Washington – Only 16 percent of American voters approve of a Senate health care bill that would repeal and replace the Affordable Care Act, a new Quinnipiac University poll said.
Even among Republican voters surveyed, approval ranged from 37 to 23 percent, “with overwhelming opposition among every other listed party, gender, education, age or racial group,” said the poll, released Wednesday.
Insufficient support among Senate Republicans to move forward on the Better Care Reconciliation Act forced Senate Majority Leader Mitch McConnell to postpone a vote on the bill, originally scheduled for Thursday, until after Congress’s week-long July 4 break.
McConnell and the White House are expected to try to woo GOP Senate votes during that recess, but the Quinnipiac poll indicates that could be tough.
The poll reported that 46 percent of voters said they would be less likely to support reelection of a U.S. Senator or member of Congress who votes for the Republican plan, while 17 percent said they would be more likely. Thirty-three percent of the respondents said the health care vote wouldn’t matter in their decision.
In addition, 41 percent of voters said the GOP bills to replace Obamacare would boost their health care costs, while 10 percent said their costs would go down and 35 percent said costs will stay the same.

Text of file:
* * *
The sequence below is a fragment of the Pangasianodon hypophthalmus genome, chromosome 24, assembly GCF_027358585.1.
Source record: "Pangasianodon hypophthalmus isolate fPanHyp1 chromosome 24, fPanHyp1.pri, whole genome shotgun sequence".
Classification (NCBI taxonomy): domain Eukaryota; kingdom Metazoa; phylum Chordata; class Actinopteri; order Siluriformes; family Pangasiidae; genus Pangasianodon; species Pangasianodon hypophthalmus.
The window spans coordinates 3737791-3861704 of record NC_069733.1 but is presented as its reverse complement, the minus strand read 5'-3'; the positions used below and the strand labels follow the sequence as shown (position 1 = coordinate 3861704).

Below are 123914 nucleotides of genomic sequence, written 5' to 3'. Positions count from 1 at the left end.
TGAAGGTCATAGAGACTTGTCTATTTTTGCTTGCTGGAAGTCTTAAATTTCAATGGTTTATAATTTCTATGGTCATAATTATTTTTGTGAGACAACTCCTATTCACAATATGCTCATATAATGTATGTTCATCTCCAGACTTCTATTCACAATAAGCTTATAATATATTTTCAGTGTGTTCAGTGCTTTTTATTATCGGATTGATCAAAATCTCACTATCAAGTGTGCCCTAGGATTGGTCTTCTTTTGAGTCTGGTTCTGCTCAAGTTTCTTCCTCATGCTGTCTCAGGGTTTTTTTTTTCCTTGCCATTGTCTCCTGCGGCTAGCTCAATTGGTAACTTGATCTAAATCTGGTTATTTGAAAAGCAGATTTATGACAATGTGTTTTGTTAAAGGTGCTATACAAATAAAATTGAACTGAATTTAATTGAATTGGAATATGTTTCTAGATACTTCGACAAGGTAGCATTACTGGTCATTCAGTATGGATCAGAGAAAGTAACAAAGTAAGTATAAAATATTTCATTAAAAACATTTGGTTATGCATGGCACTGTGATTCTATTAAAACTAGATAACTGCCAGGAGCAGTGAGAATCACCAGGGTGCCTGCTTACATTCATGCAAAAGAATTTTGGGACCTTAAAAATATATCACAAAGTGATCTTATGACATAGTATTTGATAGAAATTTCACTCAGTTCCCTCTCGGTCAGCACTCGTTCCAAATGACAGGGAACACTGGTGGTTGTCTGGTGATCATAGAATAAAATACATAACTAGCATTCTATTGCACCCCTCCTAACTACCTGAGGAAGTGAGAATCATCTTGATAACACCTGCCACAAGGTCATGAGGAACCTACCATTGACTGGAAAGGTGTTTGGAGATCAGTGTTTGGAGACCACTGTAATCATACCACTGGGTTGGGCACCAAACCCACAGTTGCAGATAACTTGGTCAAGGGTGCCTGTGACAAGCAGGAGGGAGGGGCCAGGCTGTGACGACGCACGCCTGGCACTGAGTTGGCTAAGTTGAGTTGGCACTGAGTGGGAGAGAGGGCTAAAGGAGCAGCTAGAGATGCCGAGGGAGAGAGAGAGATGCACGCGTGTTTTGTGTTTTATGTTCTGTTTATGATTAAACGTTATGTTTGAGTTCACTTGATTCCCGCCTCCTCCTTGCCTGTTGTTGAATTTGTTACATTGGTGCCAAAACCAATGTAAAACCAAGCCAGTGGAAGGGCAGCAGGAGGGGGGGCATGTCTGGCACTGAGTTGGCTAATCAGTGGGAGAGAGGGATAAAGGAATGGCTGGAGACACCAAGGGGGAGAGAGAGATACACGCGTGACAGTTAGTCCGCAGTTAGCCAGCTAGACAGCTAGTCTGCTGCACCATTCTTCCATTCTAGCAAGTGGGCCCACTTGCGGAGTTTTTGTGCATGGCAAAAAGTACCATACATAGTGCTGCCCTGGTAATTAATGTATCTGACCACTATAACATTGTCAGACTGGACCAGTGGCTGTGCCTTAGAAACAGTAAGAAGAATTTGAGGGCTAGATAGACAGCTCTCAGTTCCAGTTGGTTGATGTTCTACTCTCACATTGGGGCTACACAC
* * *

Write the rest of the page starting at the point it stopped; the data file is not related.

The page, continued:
Conducted from June 22 – 27, Quinnipiac University surveyed 1,212 voters nationwide. The poll had a margin of error of plus or minus 3.4 percentage points.
A USA Today/Suffolk University poll, conducted Saturday to Tuesday, found even weaker support for the Senate health care bill. It determined that only 12 percent of voters supported the bill, while 45 percent disapproved of it.
That poll also said that 53 percent of those surveyed said Congress should either leave the Affordable Care Act untouched or make changes to it while keeping its framework intact.
The Quinnipiac poll also had bad news for the National Rifle Association.
It determined that voters overall support background checks for all gun buyers by 94 to 5 percent – and by 92 to 8 percent among voters in households where there is a gun.
The poll also determined that 57 percent of the voters surveyed said it is too easy to buy a gun in the United States today, while 6 percent said it’s too difficult and 32 percent said it’s about right.